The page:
How to reward loyalty without going broke

Rewarding loyalty is important, but don’t go broke doing it. Image: Wavebreak Media Ltd

While many businesses are still finding their way in the pandemic, it’s a good time to consolidate what you have—loyal customers. But how do you keep them happy when those margins are still razor thin? By Sue Nelson

Your regular customers not only keep your business sustainable because of the guarantee of their continued custom—they are your brand ambassadors. They will generate interest in your business through word of mouth, which in turn creates that indefinable buzz about your restaurant that really drives growth. This is especially important when you’re trying to rebuild following leaner times.

A dessert or a discount on a customer’s birthday or anniversary is a personalised way of thanking them for their loyalty and making them feel special, and these date-based rewards are easy to record thanks to social media and membership databases. 

Social media also allows you to tailor early bird or special group discounts linked to posts you publish. This makes your online community feel like insiders. 

Thoughtful rewards go further than a stamped loyalty card—and often result in a greater spend from the customer. “It’s about knowing your market so that you can build appropriate rewards-based programs that retain customers,” says Andrew Spring, a consultant who has helped many restaurants over his 20-year career. 

Make sure you can afford it

Make sure you know what your numbers are, and how they fit into your plan while your margin stays intact. It’s okay to keep a customer loyalty going during tougher times—you just have to budget for it. 

Loyal customers don’t need to be advertised to, so it makes sense to cut that advertising spend if you’re more interested in consolidating and retaining your current customer base. 

“Think about your advertising and promotional budget, which should include an expense for brand loyalty and customer retention,” says Spring.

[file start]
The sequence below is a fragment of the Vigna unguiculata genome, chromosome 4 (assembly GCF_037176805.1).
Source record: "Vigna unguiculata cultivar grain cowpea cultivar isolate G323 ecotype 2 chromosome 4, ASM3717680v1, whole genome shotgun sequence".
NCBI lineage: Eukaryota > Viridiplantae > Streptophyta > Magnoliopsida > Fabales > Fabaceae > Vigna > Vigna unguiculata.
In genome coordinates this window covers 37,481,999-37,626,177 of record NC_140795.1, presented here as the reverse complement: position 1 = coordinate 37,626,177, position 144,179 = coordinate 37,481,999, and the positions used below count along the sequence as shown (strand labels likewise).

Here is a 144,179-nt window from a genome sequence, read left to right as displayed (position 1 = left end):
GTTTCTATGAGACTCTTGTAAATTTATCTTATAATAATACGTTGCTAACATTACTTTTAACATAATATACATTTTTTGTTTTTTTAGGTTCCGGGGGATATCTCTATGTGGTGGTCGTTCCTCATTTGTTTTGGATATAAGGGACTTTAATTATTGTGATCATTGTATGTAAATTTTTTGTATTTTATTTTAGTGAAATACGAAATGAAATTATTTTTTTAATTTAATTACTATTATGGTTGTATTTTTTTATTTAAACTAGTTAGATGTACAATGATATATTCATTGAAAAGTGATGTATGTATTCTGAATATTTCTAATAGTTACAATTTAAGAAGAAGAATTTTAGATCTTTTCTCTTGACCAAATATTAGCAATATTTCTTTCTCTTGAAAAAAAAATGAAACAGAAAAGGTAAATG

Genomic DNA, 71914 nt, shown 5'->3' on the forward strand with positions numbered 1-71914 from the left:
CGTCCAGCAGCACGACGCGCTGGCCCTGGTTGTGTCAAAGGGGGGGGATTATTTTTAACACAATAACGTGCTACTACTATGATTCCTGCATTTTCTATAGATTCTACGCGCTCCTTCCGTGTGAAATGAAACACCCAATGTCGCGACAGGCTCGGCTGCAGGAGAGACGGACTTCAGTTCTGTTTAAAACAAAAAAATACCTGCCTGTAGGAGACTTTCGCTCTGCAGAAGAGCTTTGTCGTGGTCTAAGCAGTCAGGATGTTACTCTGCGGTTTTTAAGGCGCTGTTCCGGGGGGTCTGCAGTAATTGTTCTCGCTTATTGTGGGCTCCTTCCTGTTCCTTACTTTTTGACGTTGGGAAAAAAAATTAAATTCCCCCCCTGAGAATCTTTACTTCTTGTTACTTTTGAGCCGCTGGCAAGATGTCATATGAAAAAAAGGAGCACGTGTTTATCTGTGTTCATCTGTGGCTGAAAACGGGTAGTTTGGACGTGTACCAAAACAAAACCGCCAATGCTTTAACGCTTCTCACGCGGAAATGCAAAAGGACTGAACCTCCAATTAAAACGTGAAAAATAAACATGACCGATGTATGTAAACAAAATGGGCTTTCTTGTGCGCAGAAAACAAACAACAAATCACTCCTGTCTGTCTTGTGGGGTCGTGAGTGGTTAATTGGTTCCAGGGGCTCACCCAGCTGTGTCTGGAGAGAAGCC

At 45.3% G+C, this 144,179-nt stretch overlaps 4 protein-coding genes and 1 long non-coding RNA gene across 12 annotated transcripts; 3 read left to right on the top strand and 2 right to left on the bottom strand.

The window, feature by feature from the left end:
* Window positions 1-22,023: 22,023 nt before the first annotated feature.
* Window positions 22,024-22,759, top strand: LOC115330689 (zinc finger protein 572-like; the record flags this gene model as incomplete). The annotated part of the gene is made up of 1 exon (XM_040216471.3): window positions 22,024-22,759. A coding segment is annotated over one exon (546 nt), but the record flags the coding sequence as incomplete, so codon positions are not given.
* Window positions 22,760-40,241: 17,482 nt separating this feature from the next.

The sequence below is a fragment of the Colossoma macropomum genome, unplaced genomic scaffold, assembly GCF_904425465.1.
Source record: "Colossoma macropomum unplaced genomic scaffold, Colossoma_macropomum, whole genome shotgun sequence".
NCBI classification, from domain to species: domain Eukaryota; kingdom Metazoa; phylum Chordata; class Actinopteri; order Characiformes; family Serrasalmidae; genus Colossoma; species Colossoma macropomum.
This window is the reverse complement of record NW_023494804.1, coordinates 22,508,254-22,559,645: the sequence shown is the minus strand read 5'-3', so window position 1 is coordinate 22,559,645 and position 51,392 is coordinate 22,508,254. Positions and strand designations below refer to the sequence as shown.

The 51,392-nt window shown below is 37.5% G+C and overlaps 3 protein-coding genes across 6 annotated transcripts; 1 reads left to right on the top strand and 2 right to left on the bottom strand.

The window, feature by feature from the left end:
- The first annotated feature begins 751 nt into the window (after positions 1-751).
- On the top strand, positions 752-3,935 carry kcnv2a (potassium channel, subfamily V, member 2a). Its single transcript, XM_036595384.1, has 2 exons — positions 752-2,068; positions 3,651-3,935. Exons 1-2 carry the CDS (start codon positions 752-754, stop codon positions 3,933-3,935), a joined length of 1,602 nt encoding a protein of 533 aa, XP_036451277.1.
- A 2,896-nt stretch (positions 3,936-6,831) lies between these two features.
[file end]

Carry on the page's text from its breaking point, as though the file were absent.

“If it doesn’t, is there some room to cut what you spend on getting new customers through the door in favour of retaining the loyal customers? These numbers need to be balanced.” 

You can also shave a fair bit off your marketing budget by going online. You save on design and printing costs by mastering electronic communications and social media and reach more of your valued community in this way. 

No such thing as a free lunch

Obviously, a scattergun approach to giveaways and freebies for regulars is not going to keep your business afloat for long. Restaurant advisor and author of More Bums On Seats, Howard Tinker says strategies to encourage custom at quieter times are vital, and that you shouldn’t be blasting out each and every offer you can think of. 

“A lot of people were burnt quite badly by the daily email deal offers that were all the rage a few years ago,” Tinker says. “Some deals simply remove too much revenue from the equation, making it impossible for the restaurant to make any money no matter how many people come through the door.

“Whatever you do, it all has to begin with a strong database. If you don’t tell people about the offer, they’re obviously not going to show up. You need that database first of all. Then the delivery of the offer simply becomes a part of the overall strategy.”

Tinker quotes endless examples of restaurants that have turned quiet times into profit. Pilu at Freshwater, for example, turned lunchtimes into booming business when they developed and marketed to a database of 14,000 their ‘Tour of Italy’ lunches. Nowadays their ‘Literary’ events throughout the year attract authors and readers alike to what would be a traditionally quiet time of the week.

Make them feel they’re getting a good deal

Customers like a good deal, but they also like to feel they’re part of a special club. The managers of The Meat and Wine Company restaurant in Darling Harbour developed a different style of loyalty programme. Rewarding customers who are becoming serial diners at the restaurant, the VIP programme is an incentive for people to come back. Benefits include a 10% discount off all bills, preferential seating, invitations to wine tastings and a personalised steak knife for use at each visit to the restaurant. 

The programme has become so popular that there is now a waiting list on the knives, of which only 100 were issued with another 10 to be issued each year. 

Don’t take customers’ loyalty for granted

Make sure your standard offering is as good as your long-term customers remember from their first visit. They’re the ones who will notice the gap between how a dish used to be made, or how big the servings were, and how things are now. 

“The best way to keep customers coming back is to ensure that what you’re offering is always of a high standard,” Spring says. “People won’t come back for a free coffee if the coffee isn’t worth coming back for.”